What they don’t tell us sea-level-dwelling folks (yes, I know Bogotá is high up, but I was born by the ocean, dammit) is that hiking at altitude is hard as hell. Maybe they tell us and we just don’t listen. Either way, our journey began when we hopped off the bus at a random bend of Ecuadorean highway, across four lanes from a wooden sign marking the entrance to the national park. We dashed across the highway, seasoned from months of dodging Bogotá traffic, and ambled up to a building where a few guys were sitting by pickup trucks in various states of functionality. These, it appeared, were the guides. One dude took it upon himself to be our guide for the day — I am a terrible person and can’t recall his name, but I do remember that he was excellent at maintaining a comfortable interior temperature in the truck and even better at driving with one arm (I didn’t ask what happened to the other one. I assume wild mountain beasts).

Getting to the entrance of the park, it turns out, is the easy part. Once you have your guide and corresponding vehicle, said guide then drives you along the extremely bumpy 19-kilometer or so path to the mountain itself. Along the way, we rolled through undoubtedly icy-cold streams, wound up and down hills, passed through clouds and over vast fields of short high-altitude plants, and learned various facts about the geological makeup of the place (summary: LAVA. Also, layers). We made a pit stop at a small hut on the way to sip some interior-warming coca tea and avoid the guy trying to sell us hats. He obviously couldn’t see the alpacas perched on our heads. And then, onwards! Mountain-bound!

Ecuador is at least 87% volcano

This is where we’re going…

At the foot of the volcano was where things got exciting. Crossing a plain edged by craggy mountains and a chilly lake, we spotted movement on both sides of the car. Then, suddenly, we were surrounded by tall, shaggy beasts: wild volcano horses! I don’t think I’d ever seen horses in the wild before then, and they were seriously beautiful creatures — their coats looked thick enough to use as sleeping blankets. There was even a baby horse, wobbling along between its parents. I think we made our poor guide stop the car like five times so we could document the horses, but it was worth it. And yes, I spent the next hour with the song stuck in my head. Also worth it.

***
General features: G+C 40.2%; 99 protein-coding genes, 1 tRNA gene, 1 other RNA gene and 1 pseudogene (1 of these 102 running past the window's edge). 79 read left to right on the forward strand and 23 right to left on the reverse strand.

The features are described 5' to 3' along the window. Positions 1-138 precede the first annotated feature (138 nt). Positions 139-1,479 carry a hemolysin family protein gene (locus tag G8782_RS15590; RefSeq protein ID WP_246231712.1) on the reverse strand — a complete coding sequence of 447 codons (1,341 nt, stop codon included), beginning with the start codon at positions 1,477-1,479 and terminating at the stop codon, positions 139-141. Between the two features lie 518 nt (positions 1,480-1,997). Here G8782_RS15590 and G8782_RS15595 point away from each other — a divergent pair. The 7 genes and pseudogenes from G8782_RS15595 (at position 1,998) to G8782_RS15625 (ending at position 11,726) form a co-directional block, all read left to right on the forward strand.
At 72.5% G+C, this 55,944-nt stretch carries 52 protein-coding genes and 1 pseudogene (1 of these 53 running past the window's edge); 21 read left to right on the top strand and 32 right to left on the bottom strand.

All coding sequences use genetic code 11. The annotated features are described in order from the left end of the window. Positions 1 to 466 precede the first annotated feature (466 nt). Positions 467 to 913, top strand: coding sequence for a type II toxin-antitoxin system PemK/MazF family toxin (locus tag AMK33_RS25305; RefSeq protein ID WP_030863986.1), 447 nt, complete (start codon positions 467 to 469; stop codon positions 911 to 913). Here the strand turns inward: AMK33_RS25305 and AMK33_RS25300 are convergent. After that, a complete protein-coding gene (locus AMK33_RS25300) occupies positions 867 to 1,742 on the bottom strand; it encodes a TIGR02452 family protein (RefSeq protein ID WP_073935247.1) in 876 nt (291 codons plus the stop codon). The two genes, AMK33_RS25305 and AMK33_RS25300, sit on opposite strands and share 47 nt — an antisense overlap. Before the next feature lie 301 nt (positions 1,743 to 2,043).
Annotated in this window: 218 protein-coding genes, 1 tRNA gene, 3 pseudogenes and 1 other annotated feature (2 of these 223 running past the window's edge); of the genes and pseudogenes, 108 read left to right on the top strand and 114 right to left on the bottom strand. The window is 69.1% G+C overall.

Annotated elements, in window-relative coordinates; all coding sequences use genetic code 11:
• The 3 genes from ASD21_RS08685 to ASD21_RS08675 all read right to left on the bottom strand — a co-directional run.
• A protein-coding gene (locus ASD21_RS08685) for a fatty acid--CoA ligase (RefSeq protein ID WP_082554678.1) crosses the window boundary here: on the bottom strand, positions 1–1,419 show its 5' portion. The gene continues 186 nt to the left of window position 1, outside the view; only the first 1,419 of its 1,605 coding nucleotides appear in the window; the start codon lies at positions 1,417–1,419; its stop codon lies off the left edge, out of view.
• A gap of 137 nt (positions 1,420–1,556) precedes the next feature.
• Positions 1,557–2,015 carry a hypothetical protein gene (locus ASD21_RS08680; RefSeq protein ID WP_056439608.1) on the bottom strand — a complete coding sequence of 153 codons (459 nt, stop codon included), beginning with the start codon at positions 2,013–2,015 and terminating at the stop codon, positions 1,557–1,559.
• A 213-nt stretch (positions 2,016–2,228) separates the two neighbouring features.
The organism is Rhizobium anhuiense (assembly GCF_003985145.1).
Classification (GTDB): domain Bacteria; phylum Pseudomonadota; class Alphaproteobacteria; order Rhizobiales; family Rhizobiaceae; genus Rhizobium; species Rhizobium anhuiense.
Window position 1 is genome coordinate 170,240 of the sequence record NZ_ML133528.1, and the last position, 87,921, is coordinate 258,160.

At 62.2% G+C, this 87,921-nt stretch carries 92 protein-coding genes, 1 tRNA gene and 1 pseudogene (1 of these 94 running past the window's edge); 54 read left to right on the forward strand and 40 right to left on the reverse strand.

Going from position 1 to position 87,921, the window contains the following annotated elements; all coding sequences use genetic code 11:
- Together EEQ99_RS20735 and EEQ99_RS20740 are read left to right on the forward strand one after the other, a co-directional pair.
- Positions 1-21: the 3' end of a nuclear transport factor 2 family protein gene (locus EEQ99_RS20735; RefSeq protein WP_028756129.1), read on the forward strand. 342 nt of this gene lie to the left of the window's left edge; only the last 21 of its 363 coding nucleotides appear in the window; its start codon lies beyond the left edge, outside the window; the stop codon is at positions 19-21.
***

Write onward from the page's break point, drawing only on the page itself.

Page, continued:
By the time we’d recovered from all of the horse excitement, we were winding our way up the side of the volcano itself, to the parking lot conveniently located at about 4,400m (just multiply it my 3, fellow Americans). For the record, we’re at around 2,800m here in Bogs, so this is a significant step up even for us. And you feel that step the moment you take one, I promise.

Upon disembarking from our transport, our guide pointed up the side of the mountain at a yellow building seemingly an arm’s length away. That was the refugio, he told us — as far up as it was recommended we walk without a permit (or at least some better jackets and snow boots). The walk should be about an hour, he said, and he’d be waiting for us when we got back. The sun had just broken out of the clouds, I could see the actual, real-life snow on the peak of the volcano and the path was lying right ahead of us. I was ready.